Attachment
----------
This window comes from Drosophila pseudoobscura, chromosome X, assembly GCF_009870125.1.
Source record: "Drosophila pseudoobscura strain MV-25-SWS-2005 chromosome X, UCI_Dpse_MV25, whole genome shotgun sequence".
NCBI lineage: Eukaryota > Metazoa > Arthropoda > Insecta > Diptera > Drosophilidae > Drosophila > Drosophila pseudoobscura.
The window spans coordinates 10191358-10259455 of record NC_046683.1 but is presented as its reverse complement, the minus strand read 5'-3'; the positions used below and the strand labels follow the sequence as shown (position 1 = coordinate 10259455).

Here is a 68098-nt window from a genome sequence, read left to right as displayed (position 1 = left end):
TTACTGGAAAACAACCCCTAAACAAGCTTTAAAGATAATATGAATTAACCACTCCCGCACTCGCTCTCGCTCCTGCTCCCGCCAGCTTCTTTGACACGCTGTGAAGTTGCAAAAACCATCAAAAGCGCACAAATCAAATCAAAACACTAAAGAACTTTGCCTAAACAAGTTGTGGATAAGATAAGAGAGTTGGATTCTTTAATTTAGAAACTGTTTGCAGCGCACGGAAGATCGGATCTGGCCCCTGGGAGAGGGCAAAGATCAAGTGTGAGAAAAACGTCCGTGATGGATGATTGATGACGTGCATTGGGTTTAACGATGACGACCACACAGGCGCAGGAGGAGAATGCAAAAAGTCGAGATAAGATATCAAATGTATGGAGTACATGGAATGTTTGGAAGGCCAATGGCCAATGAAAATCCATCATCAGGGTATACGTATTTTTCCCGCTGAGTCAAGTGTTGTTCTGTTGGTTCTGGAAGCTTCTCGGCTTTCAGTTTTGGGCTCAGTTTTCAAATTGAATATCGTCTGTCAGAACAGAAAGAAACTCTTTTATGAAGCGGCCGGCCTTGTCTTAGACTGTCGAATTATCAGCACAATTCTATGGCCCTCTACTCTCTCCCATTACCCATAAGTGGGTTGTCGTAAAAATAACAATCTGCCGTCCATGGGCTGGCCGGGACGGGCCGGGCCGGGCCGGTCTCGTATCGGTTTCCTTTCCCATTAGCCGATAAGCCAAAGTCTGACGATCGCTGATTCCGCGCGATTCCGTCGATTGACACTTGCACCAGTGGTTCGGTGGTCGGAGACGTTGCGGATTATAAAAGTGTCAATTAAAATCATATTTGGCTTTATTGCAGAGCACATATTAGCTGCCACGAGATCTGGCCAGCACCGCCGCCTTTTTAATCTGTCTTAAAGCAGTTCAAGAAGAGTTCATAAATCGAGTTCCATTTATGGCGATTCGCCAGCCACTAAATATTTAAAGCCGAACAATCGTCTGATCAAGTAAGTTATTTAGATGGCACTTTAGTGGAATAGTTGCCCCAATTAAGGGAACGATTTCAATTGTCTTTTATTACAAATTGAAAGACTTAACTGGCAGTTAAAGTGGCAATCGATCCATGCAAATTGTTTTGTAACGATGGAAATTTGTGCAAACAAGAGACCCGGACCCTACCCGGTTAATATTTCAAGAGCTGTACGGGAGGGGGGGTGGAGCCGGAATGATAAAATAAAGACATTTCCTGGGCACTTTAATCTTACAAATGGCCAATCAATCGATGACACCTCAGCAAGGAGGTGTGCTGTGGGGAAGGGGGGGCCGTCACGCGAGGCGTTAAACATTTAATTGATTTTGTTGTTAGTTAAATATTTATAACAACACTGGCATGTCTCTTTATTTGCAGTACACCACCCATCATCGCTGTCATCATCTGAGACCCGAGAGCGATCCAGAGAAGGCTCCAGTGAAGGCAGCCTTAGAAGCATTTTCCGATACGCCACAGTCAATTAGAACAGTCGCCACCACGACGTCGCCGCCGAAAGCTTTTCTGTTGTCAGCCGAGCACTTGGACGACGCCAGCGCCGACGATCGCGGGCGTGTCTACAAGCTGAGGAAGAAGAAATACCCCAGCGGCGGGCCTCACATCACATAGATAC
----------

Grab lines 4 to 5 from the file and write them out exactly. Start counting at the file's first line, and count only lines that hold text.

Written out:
The window spans coordinates 10191358-10259455 of record NC_046683.1 but is presented as its reverse complement, the minus strand read 5'-3'; the positions used below and the strand labels follow the sequence as shown (position 1 = coordinate 10259455).

Here is a 68098-nt window from a genome sequence, read left to right as displayed (position 1 = left end):